So, recent World Cup experience trumps nearly everything else.  In qualifying, Portugal didn't lose a game, while the US, among other missteps, botched a freaking home game to Honduras that I'm still mad about.  The Portuguese players were (and are) vastly better paid than the US indentured servants, and Luis Figo used to be a pretty big deal.

Except all that recent World Cup experienced availed us nothing against Ghana and the Czech Republic four years later.

Too small a sample size?  Well, let's see how the teams in the best confederation with the best record actually did, aside from Portugal.  The group winners for UEFA in 2001 qualification were: Russia, Poland, Sweden, Denmark, England, Portugal, Croatia, Spain and Italy.  Five of those teams made it to the second round in 2002.  Two made it to the quarterfinals.

The group winners for UEFA in 2005 qualification were: Holland, Ukraine, Portugal, France, Italy, England, Serbia, and Croatia, plus Germany as hosts.  Six of those teams were quarterfinalists in 2006, and four of them were semifinalists.

The group winners for UEFA in 2009 qualification were Denmark, Slovakia, Switzerland, Germany, Spain, England, Serbia, Italy, and Holland.  Only five of them would be alive for the quarterfinals…but three of them made it the semifinals, and two of them were finalists.  Except the two finalists had never won the tournament before, and neither had even been to the final game since 1978.

Meanwhile, in South America…Argentina won CONMEBOL in 2001, Brazil won in 2005 and 2009.  Guess which World Cup Brazil won in that sequence, and guess which tournaments they crashed out of.  Uruguay finished fifth in CONMEBOL all three times in that sequence, and had to qualify through playoffs.  They made no impact on the finals…until all of a sudden they did in 2010.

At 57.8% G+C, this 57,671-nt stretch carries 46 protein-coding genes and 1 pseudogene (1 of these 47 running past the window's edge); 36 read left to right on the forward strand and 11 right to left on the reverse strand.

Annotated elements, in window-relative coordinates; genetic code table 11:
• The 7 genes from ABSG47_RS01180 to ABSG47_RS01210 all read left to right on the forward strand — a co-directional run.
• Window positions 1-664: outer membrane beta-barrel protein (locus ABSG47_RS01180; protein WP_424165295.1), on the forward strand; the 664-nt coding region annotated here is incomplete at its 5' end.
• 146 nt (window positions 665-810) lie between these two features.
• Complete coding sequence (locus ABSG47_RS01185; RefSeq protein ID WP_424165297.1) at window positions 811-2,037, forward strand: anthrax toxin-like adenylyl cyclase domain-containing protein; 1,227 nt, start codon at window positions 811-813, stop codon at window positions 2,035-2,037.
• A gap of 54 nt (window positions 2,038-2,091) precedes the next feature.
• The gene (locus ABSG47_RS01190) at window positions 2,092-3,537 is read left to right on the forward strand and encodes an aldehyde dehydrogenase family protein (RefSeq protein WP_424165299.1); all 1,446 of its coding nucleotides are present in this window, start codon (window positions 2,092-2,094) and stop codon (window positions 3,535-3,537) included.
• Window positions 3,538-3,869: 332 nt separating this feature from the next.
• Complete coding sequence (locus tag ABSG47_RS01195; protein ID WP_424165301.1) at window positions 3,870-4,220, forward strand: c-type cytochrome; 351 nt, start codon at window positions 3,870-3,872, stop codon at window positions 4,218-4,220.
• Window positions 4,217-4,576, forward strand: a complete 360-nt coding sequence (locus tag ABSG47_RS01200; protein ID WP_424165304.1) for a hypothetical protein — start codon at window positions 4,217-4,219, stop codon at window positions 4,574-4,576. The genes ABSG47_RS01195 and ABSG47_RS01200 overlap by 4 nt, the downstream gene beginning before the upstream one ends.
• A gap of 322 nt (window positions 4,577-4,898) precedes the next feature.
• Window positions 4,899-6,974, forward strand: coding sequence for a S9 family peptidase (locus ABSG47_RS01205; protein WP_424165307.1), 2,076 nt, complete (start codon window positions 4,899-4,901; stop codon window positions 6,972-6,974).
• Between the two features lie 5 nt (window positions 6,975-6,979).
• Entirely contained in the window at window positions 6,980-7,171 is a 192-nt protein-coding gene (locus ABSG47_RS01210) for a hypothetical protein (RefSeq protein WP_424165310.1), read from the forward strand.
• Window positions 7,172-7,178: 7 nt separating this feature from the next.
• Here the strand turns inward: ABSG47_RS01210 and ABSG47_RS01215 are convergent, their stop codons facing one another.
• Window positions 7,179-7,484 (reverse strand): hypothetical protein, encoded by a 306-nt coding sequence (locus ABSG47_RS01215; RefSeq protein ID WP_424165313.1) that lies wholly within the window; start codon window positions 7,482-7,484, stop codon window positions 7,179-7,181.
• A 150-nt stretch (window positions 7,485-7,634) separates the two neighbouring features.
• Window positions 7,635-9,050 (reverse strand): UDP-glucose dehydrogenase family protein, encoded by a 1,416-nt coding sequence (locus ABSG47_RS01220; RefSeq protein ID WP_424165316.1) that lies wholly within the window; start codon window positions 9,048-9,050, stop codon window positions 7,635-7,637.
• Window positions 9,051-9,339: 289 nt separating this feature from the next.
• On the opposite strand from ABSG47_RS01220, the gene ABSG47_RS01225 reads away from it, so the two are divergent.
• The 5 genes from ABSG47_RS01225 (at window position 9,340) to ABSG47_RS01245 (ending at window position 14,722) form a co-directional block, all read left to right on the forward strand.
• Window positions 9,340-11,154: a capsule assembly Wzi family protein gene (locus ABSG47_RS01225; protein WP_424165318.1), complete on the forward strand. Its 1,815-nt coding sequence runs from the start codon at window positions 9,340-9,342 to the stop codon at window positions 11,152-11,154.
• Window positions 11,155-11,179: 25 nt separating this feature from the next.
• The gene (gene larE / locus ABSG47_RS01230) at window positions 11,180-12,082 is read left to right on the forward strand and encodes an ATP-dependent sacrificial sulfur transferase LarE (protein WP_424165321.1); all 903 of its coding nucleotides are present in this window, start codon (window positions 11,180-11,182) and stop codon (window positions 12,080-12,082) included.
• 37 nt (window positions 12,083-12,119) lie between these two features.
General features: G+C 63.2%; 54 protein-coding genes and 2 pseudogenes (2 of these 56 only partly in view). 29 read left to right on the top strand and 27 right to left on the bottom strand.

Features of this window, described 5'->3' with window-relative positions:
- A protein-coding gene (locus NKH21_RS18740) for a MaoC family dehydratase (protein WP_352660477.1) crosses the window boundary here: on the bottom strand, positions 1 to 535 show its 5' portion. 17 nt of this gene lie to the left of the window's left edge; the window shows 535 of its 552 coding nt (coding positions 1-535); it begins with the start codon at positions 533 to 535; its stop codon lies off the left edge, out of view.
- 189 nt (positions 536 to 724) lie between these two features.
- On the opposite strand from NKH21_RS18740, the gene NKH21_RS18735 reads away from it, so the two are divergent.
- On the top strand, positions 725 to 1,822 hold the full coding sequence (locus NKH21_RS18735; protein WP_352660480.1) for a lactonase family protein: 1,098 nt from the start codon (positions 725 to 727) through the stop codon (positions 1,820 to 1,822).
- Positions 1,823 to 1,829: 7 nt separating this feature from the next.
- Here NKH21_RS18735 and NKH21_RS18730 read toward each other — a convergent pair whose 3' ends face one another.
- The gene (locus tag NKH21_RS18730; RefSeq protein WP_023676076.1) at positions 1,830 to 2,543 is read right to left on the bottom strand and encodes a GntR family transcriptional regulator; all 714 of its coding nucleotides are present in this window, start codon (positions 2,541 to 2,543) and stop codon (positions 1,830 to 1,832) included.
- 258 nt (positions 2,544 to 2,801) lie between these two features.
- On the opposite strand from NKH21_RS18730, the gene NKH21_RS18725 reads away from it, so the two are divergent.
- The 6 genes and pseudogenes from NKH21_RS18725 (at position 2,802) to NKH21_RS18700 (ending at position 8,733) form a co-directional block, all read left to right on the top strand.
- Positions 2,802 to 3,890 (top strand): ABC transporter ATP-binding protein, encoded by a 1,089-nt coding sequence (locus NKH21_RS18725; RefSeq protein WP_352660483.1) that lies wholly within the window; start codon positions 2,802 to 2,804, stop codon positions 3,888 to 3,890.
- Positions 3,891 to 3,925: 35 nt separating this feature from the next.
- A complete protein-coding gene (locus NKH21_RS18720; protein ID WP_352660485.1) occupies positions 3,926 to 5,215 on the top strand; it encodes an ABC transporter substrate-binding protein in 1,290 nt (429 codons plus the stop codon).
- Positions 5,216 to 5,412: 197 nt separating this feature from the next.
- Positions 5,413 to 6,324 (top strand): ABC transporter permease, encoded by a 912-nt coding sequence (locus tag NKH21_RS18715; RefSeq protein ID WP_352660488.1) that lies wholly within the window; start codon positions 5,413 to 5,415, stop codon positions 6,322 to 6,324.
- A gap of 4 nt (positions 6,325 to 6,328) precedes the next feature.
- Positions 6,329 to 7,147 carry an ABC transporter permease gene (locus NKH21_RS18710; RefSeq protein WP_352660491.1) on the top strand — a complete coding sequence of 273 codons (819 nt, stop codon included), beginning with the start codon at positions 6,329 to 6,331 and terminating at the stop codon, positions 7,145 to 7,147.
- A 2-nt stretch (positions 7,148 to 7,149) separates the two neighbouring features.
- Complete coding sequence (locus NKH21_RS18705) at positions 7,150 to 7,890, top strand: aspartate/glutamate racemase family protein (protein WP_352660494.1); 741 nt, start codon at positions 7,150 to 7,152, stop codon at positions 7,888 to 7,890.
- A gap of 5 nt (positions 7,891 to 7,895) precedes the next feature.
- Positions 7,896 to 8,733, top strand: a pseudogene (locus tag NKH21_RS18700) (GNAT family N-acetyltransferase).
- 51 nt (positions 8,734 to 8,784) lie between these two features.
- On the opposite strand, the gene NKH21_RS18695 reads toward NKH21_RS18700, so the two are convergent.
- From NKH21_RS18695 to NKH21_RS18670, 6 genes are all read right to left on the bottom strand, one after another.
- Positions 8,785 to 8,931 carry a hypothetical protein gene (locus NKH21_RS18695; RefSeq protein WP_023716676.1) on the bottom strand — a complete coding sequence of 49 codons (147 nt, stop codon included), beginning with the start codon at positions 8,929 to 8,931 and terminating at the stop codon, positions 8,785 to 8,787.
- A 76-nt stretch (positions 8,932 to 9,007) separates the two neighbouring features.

All this is still a meager sample size, so you can't use that to conclude anything.  Except (1) all this really happened and (2) these are the sort of results you use to put in a computer program to predict future results.  Silver and ESPN are using these formulae to predict group results in the course of six games, as opposed to say, voting trends of tens of millions of people.  I'd be interested to see what happens when you plug in Silver's formula to "predict" the 2002 World Cup.  Bet we don't have a 40% chance to get out of the group.

I haven't even mentioned intangibles like injuries and coaching.  The nearest equivalents in politics would be campaign managers and gaffes, but because we're talking about groups of 23 people, and not tens of millions, their impact on events is probably greater, certainly a lot more difficult to chart.  You would THINK dropping John Harkes wouldn't have a greater impact than dropping Eric Cantona, but there you go.

Most of us are familiar with what happens when numbers are entered into a computer to rank teams based on a sport with few games and a high turnover of players.  We know it as the college football Bowl Championship Series, and it's being junked as of a year from now.

You can be as optimistic or as pessimistic as you want – but please don't tell me we have any specific percentage of getting out of the group.

(Edited because I am also an illiterate troglodyte and I forgot a couple of paragraphs.)